SEPTEMBER 12, 2007
OPEC seeks lower oil prices
OPEC is sounding a note of concern about the impact of high oil prices on the world economy. Hasan Qabazar, OPEC's chief economist said yesterday: "We are trying, hopefully, to reduce high oil prices, to have prices that are more conducive to economic development."
My own view is that the liquidity boom in financial markets and the high oil price may well have been interconnected. The ready availability of credit meant that consumers (and governments) could borrow, instead of having to cut back expenditure as the higher costs of oil reduced their cash flow. Now, however, we are entering a credit squeeze, and growth in US gasoline demand has already begun to slow.
Futures traders may well continue to ignore OPEC for a while, and the risk to supply from geopolitical events remains very real, so one cannot discount the potential for even higher prices, if circumstances conspire together. This could make an already difficult situation worse. Higher oil prices have always slowed the world economy in the past. Their impact may have been deferred this time, but it is hard to believe that it has been avoided.
FEBRUARY 21, 2008
Four issues driving today's oil price
The downturn in the global economy has been impacting chemical margins since the summer. Profits have been hit, as key customer industries such as housing, autos, and retail became more price-conscious. Demand has also been slowing, as higher oil prices acted as a tax on Western consumption. Now feedstock volatility is likely to increase, due to the growing influence of financial players. CEOs and chief financial officers therefore need to ensure that proper risk management tools are in place to protect margins.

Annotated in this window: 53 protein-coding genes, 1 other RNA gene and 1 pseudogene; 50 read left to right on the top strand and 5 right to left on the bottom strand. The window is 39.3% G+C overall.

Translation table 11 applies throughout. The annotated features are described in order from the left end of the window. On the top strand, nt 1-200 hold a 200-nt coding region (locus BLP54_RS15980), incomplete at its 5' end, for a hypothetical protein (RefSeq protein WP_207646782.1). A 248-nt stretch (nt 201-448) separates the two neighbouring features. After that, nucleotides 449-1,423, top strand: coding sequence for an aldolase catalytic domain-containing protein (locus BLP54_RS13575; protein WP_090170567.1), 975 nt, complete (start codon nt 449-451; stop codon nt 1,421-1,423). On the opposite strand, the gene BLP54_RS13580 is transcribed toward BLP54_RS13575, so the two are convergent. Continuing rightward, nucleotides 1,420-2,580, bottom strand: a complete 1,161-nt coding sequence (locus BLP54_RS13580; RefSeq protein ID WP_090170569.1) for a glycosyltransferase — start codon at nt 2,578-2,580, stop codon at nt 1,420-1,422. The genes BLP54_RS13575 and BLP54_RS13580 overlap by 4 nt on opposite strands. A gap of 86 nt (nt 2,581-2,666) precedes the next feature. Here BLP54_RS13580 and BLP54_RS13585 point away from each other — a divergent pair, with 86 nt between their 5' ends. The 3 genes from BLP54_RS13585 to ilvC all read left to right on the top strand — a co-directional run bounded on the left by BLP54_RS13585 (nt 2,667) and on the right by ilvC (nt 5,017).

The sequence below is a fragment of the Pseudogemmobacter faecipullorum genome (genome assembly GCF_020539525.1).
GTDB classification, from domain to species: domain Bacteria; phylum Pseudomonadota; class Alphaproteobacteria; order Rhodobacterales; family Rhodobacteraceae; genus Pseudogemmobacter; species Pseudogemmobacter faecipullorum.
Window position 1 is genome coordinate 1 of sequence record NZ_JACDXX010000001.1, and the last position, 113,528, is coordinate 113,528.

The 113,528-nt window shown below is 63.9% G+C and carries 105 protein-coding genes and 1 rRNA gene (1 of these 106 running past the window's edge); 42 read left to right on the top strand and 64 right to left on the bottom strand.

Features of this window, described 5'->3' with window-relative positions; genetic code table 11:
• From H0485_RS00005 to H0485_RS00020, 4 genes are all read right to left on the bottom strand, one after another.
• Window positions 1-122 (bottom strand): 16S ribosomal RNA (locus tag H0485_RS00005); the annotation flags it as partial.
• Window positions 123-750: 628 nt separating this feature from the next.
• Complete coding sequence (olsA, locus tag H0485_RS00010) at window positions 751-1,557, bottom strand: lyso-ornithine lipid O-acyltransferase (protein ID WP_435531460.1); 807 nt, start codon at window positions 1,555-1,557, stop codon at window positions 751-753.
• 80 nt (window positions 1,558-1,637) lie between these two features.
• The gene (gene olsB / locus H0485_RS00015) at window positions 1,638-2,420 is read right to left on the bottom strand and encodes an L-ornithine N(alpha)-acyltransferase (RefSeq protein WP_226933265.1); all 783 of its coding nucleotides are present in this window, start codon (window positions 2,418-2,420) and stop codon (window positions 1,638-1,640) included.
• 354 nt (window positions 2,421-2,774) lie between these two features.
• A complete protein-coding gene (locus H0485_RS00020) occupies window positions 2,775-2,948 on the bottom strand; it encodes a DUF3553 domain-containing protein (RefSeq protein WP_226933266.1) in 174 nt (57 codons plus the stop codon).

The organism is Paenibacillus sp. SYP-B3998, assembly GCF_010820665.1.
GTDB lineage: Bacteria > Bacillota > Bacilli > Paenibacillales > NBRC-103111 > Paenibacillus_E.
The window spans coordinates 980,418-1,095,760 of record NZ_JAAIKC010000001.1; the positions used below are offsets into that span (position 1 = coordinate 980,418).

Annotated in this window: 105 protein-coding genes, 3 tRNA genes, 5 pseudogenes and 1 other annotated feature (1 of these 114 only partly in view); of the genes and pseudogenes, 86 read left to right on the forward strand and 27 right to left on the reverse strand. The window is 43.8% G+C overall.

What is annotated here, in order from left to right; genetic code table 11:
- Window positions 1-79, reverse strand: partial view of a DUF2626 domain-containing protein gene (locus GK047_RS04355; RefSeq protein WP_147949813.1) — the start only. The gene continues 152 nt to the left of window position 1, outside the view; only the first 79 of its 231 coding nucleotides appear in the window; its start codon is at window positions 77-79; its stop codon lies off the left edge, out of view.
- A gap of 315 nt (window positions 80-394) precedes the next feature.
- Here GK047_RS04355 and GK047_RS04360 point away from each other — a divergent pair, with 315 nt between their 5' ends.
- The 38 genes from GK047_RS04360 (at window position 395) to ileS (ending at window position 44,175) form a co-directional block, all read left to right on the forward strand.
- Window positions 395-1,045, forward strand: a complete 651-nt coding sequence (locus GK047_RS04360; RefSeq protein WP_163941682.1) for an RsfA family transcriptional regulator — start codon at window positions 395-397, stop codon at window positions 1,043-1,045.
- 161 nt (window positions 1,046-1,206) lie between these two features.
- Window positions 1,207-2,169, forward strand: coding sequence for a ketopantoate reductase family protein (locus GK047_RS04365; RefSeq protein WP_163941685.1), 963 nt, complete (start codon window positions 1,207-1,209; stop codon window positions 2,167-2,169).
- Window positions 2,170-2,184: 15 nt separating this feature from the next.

JULY 13, 2008
Oil prices - the Iran factor
Nothing is certain in life, except death and taxes. But it is hard to see markets becoming less volatile until either an attack takes place, or a peaceful solution is confirmed. And with oil now around $150/bbl, two quite different outcomes seem possible:
In the event of an Israeli attack, prices might well rise by $50/bbl to reach $200/bbl, at least temporarily
But if diplomacy works, they could easily fall by $50/bbl to $100/bbl
Both would cause problems from a chemical industry viewpoint. If prices do hit $200/bbl, it will be impossible to pass them on downstream. If they fall back, then working capital (stocks and so on) will take a massive short-term hit. Prudent chief financial officers and business managers might well wish to consider hedging their purchases and sales against these possibilities.
SEPTEMBER 7, 2008
"The price of all assets will go down"
"Deleveraging" is an ugly word, and it has ugly implications. Bill Gross who manages the world's largest bond fund at global asset management firm Pimco, has done us all a favor by trying to explain its impact, and why it is likely to continue for some time to come.
He notes that all financial institutions are now reducing the leverage that they use, and as a result:
1. The costs of borrowing are rising, as more equity capital has to be used
2. These costs will continue to rise, until enough new equity capital has been raised
3. Whilst this happens, "the price of all assets will go down."
But deleveraging has other implications for chemical companies. Banks now need to cut back on corporate lending, to preserve their equity capital. Small companies have already seen overdraft limits cut back. Next, it will be the turn of larger companies.
This could be very painful. As recently as a year ago, you could still find companies who had convinced themselves that cyclicality was no longer a problem. As a result, debt levels were often much higher than considered prudent when I joined the industry.
This high leverage boosted earnings during the boom period. But as the blog warned back in August 2007, "when we go into the down cycle, leverage will exert its same impact on the downside."
Chief financial officers will be very busy people in the next few months, as they seek to identify and manage their credit risk.
Extracts from the ICIS Chemicals & the Economy blog
Paul Hodges is chairman of International eChem, trusted commercial advisers to the global chemical industry. He has written the ICIS Chemicals & the Economy Blog since it began in June 2007.